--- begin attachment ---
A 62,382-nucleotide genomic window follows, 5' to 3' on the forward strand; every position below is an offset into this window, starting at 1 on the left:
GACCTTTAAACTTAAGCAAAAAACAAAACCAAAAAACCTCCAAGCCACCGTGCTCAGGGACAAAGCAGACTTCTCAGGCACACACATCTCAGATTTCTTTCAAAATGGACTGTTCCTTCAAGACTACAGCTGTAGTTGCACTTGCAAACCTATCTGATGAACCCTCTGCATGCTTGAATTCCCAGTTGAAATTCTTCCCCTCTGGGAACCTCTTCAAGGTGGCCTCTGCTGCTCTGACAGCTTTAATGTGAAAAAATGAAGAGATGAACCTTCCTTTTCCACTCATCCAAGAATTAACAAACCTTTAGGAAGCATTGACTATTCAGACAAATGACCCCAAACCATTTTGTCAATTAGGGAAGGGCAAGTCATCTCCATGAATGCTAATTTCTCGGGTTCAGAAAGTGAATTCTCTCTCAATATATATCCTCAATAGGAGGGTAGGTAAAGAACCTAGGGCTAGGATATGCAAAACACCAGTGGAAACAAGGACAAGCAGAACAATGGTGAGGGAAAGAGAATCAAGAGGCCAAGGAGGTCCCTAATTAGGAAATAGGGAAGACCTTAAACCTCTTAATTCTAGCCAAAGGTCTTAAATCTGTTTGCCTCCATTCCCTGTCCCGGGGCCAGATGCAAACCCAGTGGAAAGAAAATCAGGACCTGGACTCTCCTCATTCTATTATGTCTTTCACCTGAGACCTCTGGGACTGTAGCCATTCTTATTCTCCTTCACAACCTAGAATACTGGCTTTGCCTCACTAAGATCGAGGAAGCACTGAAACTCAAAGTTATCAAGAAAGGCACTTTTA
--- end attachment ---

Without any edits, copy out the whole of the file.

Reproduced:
A 62,382-nucleotide genomic window follows, 5' to 3' on the forward strand; every position below is an offset into this window, starting at 1 on the left:
GACCTTTAAACTTAAGCAAAAAACAAAACCAAAAAACCTCCAAGCCACCGTGCTCAGGGACAAAGCAGACTTCTCAGGCACACACATCTCAGATTTCTTTCAAAATGGACTGTTCCTTCAAGACTACAGCTGTAGTTGCACTTGCAAACCTATCTGATGAACCCTCTGCATGCTTGAATTCCCAGTTGAAATTCTTCCCCTCTGGGAACCTCTTCAAGGTGGCCTCTGCTGCTCTGACAGCTTTAATGTGAAAAAATGAAGAGATGAACCTTCCTTTTCCACTCATCCAAGAATTAACAAACCTTTAGGAAGCATTGACTATTCAGACAAATGACCCCAAACCATTTTGTCAATTAGGGAAGGGCAAGTCATCTCCATGAATGCTAATTTCTCGGGTTCAGAAAGTGAATTCTCTCTCAATATATATCCTCAATAGGAGGGTAGGTAAAGAACCTAGGGCTAGGATATGCAAAACACCAGTGGAAACAAGGACAAGCAGAACAATGGTGAGGGAAAGAGAATCAAGAGGCCAAGGAGGTCCCTAATTAGGAAATAGGGAAGACCTTAAACCTCTTAATTCTAGCCAAAGGTCTTAAATCTGTTTGCCTCCATTCCCTGTCCCGGGGCCAGATGCAAACCCAGTGGAAAGAAAATCAGGACCTGGACTCTCCTCATTCTATTATGTCTTTCACCTGAGACCTCTGGGACTGTAGCCATTCTTATTCTCCTTCACAACCTAGAATACTGGCTTTGCCTCACTAAGATCGAGGAAGCACTGAAACTCAAAGTTATCAAGAAAGGCACTTTTA